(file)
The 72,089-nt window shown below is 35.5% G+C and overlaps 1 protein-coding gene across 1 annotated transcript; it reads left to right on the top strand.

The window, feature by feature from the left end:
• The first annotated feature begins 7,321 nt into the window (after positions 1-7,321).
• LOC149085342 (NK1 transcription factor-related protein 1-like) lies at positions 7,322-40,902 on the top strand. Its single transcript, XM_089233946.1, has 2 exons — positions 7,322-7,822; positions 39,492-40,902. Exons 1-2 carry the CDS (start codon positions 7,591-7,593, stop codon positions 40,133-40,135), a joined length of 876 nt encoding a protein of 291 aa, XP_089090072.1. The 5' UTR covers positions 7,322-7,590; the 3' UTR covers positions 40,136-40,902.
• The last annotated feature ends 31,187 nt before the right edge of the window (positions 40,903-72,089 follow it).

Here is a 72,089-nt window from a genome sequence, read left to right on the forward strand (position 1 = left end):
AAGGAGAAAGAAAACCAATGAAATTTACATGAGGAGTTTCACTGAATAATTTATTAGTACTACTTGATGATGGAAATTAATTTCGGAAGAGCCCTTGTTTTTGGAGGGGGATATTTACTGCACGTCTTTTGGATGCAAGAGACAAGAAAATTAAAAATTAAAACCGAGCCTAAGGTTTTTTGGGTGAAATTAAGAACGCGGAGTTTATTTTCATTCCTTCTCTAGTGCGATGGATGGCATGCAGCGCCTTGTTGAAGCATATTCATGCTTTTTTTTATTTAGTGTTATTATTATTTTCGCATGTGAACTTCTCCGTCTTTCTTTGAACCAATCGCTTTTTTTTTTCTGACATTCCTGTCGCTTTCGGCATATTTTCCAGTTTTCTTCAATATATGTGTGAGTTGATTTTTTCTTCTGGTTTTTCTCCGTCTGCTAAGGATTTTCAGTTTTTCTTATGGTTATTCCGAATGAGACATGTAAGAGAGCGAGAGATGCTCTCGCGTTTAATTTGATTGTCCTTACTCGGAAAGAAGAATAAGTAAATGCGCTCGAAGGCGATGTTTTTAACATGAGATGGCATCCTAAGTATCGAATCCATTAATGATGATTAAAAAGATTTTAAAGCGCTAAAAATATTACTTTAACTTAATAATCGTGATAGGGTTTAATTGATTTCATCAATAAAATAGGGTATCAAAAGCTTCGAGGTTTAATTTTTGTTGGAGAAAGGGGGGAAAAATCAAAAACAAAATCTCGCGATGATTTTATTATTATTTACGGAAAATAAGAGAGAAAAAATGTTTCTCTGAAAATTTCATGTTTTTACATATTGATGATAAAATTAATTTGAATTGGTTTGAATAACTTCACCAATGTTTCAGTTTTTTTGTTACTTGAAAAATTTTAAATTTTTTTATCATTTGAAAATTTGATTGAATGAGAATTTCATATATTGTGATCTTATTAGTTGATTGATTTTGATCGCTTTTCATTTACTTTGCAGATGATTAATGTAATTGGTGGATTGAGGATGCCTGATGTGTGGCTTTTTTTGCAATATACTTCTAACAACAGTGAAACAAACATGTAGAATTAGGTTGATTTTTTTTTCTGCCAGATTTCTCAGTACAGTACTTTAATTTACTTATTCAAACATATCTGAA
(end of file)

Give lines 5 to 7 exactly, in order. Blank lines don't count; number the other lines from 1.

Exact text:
• The last annotated feature ends 31,187 nt before the right edge of the window (positions 40,903-72,089 follow it).

Here is a 72,089-nt window from a genome sequence, read left to right on the forward strand (position 1 = left end):
AAGGAGAAAGAAAACCAATGAAATTTACATGAGGAGTTTCACTGAATAATTTATTAGTACTACTTGATGATGGAAATTAATTTCGGAAGAGCCCTTGTTTTTGGAGGGGGATATTTACTGCACGTCTTTTGGATGCAAGAGACAAGAAAATTAAAAATTAAAACCGAGCCTAAGGTTTTTTGGGTGAAATTAAGAACGCGGAGTTTATTTTCATTCCTTCTCTAGTGCGATGGATGGCATGCAGCGCCTTGTTGAAGCATATTCATGCTTTTTTTTATTTAGTGTTATTATTATTTTCGCATGTGAACTTCTCCGTCTTTCTTTGAACCAATCGCTTTTTTTTTTCTGACATTCCTGTCGCTTTCGGCATATTTTCCAGTTTTCTTCAATATATGTGTGAGTTGATTTTTTCTTCTGGTTTTTCTCCGTCTGCTAAGGATTTTCAGTTTTTCTTATGGTTATTCCGAATGAGACATGTAAGAGAGCGAGAGATGCTCTCGCGTTTAATTTGATTGTCCTTACTCGGAAAGAAGAATAAGTAAATGCGCTCGAAGGCGATGTTTTTAACATGAGATGGCATCCTAAGTATCGAATCCATTAATGATGATTAAAAAGATTTTAAAGCGCTAAAAATATTACTTTAACTTAATAATCGTGATAGGGTTTAATTGATTTCATCAATAAAATAGGGTATCAAAAGCTTCGAGGTTTAATTTTTGTTGGAGAAAGGGGGGAAAAATCAAAAACAAAATCTCGCGATGATTTTATTATTATTTACGGAAAATAAGAGAGAAAAAATGTTTCTCTGAAAATTTCATGTTTTTACATATTGATGATAAAATTAATTTGAATTGGTTTGAATAACTTCACCAATGTTTCAGTTTTTTTGTTACTTGAAAAATTTTAAATTTTTTTATCATTTGAAAATTTGATTGAATGAGAATTTCATATATTGTGATCTTATTAGTTGATTGATTTTGATCGCTTTTCATTTACTTTGCAGATGATTAATGTAATTGGTGGATTGAGGATGCCTGATGTGTGGCTTTTTTTGCAATATACTTCTAACAACAGTGAAACAAACATGTAGAATTAGGTTGATTTTTTTTTCTGCCAGATTTCTCAGTACAGTACTTTAATTTACTTATTCAAACATATCTGAA